Explicit arguments

There are bits and pieces of residue folk-philosophy of religion explicit in the Hebrew Bible. These appear in what is assumed to be sufficient reasons for certain beliefs regarding the nature and existence of Yhwh and an the obvious place to look is in wisdom motifs. Wisdom motifs are also present in poetry and song. One recognised instance of such quasi-philosophical thinking in the Hebrew Bible comes from the Psalter. Thus, as Davidson (2009:33) recognised, we stumble upon (and over) a section of Psalm 94:7–12, which reads:

and they say, ‘The LORD does not see;

the God of Jacob does not perceive.’

Understand, O dullest of the people;

fools, when will you be wise?

He who planted the ear, does he not hear?

He who formed the eye, does he not see?

He who disciplines the nations,

he who teaches knowledge to humankind,

does he not chastise?

The LORD knows our thoughts,

that they are but an empty breath.

This text clearly presupposes natural theological reflection as preceding the act of penning of these ideas. How did the author know (or thought he knew) these things without some abstract contemplation regarding the nature of deity? The question now concerns the nature of the reasoning in religious thought encountered in the underlined text. Can it be described in extra-biblical philosophical categories that, though anachronistic are not necessarily distortive of intra-textual conceptual backgrounds? My answer is ‘Yes’ and in philosophical terms it may be said that the underlined section presupposes what can be called an abductive argument from design. Abduction is a method of logical inference that is pre-scientific. In layman’s terms it means having a ‘hunch’ and to argue from the conclusion to the premises, that is, from the effects to a supposed cause. More formally stated, the Psalm presupposes the validity of allowing the precondition a to be inferred from the consequence b.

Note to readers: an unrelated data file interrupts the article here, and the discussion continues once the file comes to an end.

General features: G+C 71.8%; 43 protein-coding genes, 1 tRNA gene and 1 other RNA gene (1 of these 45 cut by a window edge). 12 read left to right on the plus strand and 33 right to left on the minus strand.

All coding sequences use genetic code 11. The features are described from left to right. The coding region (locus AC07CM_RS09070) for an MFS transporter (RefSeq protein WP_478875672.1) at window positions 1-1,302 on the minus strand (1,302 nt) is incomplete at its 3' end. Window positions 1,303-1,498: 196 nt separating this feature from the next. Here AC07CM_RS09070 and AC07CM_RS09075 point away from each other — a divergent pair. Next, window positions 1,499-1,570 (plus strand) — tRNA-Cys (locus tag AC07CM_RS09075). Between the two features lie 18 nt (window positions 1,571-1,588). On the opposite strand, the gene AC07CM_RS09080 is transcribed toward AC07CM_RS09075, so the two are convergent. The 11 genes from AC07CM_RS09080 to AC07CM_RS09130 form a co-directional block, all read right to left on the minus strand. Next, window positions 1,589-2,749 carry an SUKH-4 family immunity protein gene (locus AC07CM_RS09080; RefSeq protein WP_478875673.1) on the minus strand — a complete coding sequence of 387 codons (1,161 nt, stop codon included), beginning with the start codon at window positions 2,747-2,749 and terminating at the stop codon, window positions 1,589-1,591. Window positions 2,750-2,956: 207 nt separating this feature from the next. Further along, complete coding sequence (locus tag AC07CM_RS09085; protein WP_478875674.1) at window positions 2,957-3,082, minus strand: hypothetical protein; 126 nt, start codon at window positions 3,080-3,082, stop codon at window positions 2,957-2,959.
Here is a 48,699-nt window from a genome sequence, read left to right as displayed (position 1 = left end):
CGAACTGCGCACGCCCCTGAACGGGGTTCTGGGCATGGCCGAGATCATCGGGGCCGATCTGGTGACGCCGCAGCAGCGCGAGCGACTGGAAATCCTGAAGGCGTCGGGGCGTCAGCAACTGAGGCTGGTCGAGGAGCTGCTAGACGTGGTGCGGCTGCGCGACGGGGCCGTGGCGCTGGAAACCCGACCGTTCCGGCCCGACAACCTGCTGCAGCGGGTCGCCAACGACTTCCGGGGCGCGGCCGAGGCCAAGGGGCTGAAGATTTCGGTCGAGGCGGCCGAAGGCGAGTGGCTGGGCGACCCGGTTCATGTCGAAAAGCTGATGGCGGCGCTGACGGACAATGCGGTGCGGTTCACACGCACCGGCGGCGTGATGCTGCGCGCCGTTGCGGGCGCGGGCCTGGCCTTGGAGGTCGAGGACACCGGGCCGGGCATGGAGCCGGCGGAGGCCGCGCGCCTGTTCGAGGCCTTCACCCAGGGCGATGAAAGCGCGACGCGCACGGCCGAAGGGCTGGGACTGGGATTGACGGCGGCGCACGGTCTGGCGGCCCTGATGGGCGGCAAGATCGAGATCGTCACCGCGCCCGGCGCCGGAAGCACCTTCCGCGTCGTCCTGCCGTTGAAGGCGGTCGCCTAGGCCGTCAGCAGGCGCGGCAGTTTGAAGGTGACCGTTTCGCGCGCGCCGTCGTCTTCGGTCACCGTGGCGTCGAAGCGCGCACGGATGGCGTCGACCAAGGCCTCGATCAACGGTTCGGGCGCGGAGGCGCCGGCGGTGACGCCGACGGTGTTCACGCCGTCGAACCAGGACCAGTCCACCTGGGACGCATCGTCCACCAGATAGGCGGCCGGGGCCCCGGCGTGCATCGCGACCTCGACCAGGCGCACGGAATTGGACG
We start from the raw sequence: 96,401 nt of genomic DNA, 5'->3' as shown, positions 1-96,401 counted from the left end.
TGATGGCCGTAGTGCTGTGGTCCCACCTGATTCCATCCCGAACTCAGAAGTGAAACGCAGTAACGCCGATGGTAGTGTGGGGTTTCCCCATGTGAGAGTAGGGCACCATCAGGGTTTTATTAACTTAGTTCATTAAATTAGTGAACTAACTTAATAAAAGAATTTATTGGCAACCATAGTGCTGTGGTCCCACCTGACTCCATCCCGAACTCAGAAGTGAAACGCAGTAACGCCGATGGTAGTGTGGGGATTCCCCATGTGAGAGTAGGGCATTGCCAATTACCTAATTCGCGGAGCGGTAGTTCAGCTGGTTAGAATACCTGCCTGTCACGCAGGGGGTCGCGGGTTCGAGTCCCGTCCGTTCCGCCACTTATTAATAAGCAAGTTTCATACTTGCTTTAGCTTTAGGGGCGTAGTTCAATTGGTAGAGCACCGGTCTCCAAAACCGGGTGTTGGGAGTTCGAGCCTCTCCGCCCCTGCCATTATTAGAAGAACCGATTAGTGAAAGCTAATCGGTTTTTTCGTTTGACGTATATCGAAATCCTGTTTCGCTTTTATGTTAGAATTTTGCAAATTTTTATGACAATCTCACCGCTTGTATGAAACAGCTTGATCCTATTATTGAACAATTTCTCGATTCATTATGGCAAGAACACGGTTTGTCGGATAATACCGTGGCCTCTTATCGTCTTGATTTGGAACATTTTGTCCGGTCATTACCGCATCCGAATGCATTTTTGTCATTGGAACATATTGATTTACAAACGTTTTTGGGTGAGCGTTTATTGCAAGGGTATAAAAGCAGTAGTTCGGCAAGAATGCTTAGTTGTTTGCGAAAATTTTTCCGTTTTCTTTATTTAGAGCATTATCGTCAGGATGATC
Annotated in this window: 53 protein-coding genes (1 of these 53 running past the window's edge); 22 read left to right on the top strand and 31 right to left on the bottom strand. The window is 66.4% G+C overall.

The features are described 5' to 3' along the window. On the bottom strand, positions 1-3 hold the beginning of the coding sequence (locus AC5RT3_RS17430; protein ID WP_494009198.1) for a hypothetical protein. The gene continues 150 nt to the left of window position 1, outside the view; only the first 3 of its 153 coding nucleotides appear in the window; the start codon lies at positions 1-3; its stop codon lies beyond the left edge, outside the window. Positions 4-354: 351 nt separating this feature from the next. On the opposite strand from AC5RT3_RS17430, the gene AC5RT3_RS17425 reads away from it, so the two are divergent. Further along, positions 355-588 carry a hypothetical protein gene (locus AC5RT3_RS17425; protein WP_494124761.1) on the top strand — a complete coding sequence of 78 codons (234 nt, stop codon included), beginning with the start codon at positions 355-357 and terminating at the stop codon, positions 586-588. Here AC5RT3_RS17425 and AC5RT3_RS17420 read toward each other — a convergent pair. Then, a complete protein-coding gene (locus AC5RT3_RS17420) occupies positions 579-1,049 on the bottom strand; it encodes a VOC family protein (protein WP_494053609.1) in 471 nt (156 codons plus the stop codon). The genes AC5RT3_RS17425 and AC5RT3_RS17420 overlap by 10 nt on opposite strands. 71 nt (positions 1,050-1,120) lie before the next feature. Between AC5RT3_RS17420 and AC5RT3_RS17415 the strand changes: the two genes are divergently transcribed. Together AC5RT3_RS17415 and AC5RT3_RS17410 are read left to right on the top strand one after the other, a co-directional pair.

Of course, the implicit argument behind this natural theology might be faulted for committing the fallacies of presumption, affirming the consequent and anthropomorphism (there are multiple alternative possible explanations for b). Since the atheological critiques of David Hume, the particular ideas about causality have fallen out of fashion. In addition, it was Kierkegaard who realised that arguments from design (as they are called) already presuppose what they seek to prove. But whether the reasoning presupposed in the world behind the text of the Psalm is invalid or not is not our primary concern. The objective of the biblical scholar should be to describe, clarify and understand, rather than to adjudicate, explain or criticise. Whatever the case, this instance of natural theology (which is surely the tip of the folk-philosophical iceberg in the world behind the text given that the Hebrew Bible’s intentions were not philosophical) clearly shatters the stereotype of Israelite thinking as not concerned with inferring the nature of deity via the nature of the natural world. It furthermore confirms the words of Knierim (1995):